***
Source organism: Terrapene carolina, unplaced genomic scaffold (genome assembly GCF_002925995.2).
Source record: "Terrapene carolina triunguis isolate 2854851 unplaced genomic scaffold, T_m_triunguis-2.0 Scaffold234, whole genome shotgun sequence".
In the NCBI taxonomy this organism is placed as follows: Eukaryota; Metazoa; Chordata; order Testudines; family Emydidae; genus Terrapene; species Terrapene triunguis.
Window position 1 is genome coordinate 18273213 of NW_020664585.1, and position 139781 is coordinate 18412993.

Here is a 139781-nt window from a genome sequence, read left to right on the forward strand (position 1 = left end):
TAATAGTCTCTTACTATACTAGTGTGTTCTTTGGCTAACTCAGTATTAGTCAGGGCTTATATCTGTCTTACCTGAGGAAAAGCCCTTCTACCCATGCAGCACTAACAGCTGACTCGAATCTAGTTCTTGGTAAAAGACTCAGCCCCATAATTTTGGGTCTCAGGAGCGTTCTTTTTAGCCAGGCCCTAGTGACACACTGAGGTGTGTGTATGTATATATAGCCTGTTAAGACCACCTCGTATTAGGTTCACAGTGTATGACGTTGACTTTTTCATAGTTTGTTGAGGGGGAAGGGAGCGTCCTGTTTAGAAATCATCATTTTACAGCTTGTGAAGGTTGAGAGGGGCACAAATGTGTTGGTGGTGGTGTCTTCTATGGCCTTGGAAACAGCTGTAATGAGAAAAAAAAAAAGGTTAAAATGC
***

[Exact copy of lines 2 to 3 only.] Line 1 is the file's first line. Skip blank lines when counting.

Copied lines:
Source record: "Terrapene carolina triunguis isolate 2854851 unplaced genomic scaffold, T_m_triunguis-2.0 Scaffold234, whole genome shotgun sequence".
In the NCBI taxonomy this organism is placed as follows: Eukaryota; Metazoa; Chordata; order Testudines; family Emydidae; genus Terrapene; species Terrapene triunguis.